• 9. 2. External Influences a. Cultural variations – African-American, Latino, White “Cultural values are widely held beliefs that affirm what is desirable. These values affect behaviors through norms, which specify an acceptable range of responses to specific situations.”6 There are numerous factors which have to be taken into account in purchasing and using condoms, and these ones change across different cultures. Among U.S. men and women aged 18-59 who had sex in the last year, percentage who used a condom at last sex, by selected characteristics, according to type of relationship, 1996 National Household Survey on Drug Abuse7: Race/Ethnicity Ongoing Casual relationship relationship White 16.2% 62.0 % Black 29.9 % 65.0 % Hispanic 22.8 % 57.5 % Other 29.6 % 66.3 % According to José María Faílde, lead author of the study and a researcher at the Galician University, ―condom use among young Latino males and females has more to do with preventing unwanted pregnancies than with preventing infection with sexually-transmitted diseases‖. According to a study made on a sample of African-American adolescent males between 18 and 22, from different backgrounds and levels of education, youths noted that condoms help avoid pregnancy and sexually transmitted disease. Using condoms is also considered to be 6 Consumer Behavior: Building Marketing Strategy, 10th ed., Hawkins, Mothersbaugh, Best, P.44 7 Condom Use and HIV Risk Behaviors Among U.S. Adults: Data from a National Survey, John E. Anderson, Ronald Wilson, Lynda Doll, T. Stephen Jones and Peggy Barker 9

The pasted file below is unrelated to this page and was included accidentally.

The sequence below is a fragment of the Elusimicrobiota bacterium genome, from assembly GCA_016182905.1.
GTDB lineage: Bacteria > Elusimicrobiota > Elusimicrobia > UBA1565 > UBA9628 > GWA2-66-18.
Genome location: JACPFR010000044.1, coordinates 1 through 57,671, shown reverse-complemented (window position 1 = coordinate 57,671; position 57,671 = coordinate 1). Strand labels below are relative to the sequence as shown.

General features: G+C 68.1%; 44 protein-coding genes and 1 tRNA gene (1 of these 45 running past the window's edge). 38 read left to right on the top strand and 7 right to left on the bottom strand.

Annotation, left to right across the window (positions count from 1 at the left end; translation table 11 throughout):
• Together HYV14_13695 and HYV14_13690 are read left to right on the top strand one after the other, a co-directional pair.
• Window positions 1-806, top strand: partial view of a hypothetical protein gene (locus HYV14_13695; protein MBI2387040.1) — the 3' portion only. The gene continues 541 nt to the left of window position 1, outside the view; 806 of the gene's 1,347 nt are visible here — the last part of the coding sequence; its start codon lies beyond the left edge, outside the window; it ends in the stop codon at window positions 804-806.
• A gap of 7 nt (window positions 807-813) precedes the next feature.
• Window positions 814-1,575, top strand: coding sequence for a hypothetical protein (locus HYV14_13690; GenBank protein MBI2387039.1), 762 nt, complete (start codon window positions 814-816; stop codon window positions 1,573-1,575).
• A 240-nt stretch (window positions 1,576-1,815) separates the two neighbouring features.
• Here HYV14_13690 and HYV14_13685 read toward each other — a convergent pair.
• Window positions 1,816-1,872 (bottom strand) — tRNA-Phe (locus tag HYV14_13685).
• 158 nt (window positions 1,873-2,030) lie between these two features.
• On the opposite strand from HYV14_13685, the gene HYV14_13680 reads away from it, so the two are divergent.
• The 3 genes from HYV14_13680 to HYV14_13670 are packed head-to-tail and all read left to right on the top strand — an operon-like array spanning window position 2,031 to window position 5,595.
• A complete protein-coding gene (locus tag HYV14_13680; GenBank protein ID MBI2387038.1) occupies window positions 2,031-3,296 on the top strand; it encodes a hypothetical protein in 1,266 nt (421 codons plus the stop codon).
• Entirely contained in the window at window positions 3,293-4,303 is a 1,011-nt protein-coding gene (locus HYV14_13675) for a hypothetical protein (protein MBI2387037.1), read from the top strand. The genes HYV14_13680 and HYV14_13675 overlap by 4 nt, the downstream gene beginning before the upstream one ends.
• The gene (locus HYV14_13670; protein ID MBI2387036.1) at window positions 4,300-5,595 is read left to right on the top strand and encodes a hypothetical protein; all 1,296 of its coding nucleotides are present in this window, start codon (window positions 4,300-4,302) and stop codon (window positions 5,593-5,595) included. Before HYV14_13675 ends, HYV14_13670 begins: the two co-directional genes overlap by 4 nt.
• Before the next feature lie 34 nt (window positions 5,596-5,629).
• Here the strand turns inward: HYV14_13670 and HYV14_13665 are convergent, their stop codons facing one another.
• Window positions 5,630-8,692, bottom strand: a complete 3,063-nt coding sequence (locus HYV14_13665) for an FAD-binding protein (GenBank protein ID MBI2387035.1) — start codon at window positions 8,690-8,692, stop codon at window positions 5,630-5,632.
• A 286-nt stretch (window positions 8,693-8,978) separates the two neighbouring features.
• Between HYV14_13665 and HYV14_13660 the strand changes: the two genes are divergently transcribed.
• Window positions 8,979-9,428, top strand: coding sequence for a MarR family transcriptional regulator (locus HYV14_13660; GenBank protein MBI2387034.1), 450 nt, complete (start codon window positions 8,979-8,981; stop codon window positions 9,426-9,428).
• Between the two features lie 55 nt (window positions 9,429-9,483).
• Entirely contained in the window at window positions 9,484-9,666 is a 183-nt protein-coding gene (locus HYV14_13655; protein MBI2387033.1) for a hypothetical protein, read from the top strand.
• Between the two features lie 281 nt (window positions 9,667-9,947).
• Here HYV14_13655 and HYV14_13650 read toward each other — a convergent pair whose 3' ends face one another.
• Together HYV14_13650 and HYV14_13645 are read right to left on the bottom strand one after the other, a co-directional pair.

• 10. suitable, responsible behavior. 85% of them say that their families would approve of them using condoms. This particular group could benefit from more posters on condom use in schools and public bathrooms, sex education in schools, and the availability of free, quality condoms. And condom vending machines in schools would encourage condom use. b. Values We can refer to a research8 which combines the Values Theory (VT, Schwartz, 1992) with the Theory of Planned Behavior (Ajzen, 1991) in an effort to identify cultural values supporting condom use. According to this survey, while many similarities were observed in the estimated models of condom use behavior in the two samples (Americans and Puerto Ricans), the results suggest that the Puerto Rican value of ―familismo‖ (tradition), and the US values of individualism and success (achievement and self-direction), are supportive of condom use in these respective cultures. Moreover, the conservative value of the American society plays a huge role in choosing to purchase/use condoms, or not. Indeed, in recent years, under the Bush administration, some conservatives have claimed that condoms are not very effective in protecting against sexually transmitted diseases and have pressed federal agencies to adopt this viewpoint.9 Under the Bush Administration, scientific evidence on the effectiveness of condoms has been suppressed or distorted to reflect this conclusion. In place of effective, disease-preventing safe-sex education, the administration has chosen to teach abstinence as the only way to prevent the spread of AIDS. According to Mitchell Warren, Executive Director of the AIDS Vaccine Advocacy Coalition (AVAC), “There is no single magic bullet to stop HIV and AIDS—and there never will be. This means that world leaders have an ethical and moral obligation to provide people with the most comprehensive set of prevention options available.” And this should be applied no matter what the values of the society are. So, most of time, values are a brake in purchasing condoms. 8 Comparison of a culturally-tailored model of condom use behavior in Puerto Rico and the U.S., Kiene SM, Perez-Jimenez D, International Conference on AIDS 15th, 2004, Bangkok, Thailand 10